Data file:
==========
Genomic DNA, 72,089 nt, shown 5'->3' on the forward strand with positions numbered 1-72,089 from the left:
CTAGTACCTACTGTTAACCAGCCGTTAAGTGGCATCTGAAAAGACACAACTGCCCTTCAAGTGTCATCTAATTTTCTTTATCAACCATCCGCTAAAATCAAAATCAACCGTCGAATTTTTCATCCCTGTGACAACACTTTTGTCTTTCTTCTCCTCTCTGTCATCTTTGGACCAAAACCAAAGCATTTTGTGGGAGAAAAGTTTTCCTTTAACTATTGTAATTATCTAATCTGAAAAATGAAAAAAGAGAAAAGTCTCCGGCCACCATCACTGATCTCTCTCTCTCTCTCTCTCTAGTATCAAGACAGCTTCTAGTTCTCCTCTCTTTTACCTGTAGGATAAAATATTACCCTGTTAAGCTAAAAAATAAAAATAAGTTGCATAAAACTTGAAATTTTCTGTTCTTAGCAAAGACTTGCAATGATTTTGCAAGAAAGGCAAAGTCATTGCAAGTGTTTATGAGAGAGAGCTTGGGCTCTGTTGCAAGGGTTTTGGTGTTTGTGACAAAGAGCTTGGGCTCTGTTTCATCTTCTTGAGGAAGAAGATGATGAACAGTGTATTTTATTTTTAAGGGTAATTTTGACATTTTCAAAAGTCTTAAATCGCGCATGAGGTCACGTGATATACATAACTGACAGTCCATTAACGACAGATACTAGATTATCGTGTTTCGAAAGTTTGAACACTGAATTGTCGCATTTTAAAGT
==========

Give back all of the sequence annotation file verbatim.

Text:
Genomic DNA, 72,089 nt, shown 5'->3' on the forward strand with positions numbered 1-72,089 from the left:
CTAGTACCTACTGTTAACCAGCCGTTAAGTGGCATCTGAAAAGACACAACTGCCCTTCAAGTGTCATCTAATTTTCTTTATCAACCATCCGCTAAAATCAAAATCAACCGTCGAATTTTTCATCCCTGTGACAACACTTTTGTCTTTCTTCTCCTCTCTGTCATCTTTGGACCAAAACCAAAGCATTTTGTGGGAGAAAAGTTTTCCTTTAACTATTGTAATTATCTAATCTGAAAAATGAAAAAAGAGAAAAGTCTCCGGCCACCATCACTGATCTCTCTCTCTCTCTCTCTCTAGTATCAAGACAGCTTCTAGTTCTCCTCTCTTTTACCTGTAGGATAAAATATTACCCTGTTAAGCTAAAAAATAAAAATAAGTTGCATAAAACTTGAAATTTTCTGTTCTTAGCAAAGACTTGCAATGATTTTGCAAGAAAGGCAAAGTCATTGCAAGTGTTTATGAGAGAGAGCTTGGGCTCTGTTGCAAGGGTTTTGGTGTTTGTGACAAAGAGCTTGGGCTCTGTTTCATCTTCTTGAGGAAGAAGATGATGAACAGTGTATTTTATTTTTAAGGGTAATTTTGACATTTTCAAAAGTCTTAAATCGCGCATGAGGTCACGTGATATACATAACTGACAGTCCATTAACGACAGATACTAGATTATCGTGTTTCGAAAGTTTGAACACTGAATTGTCGCATTTTAAAGT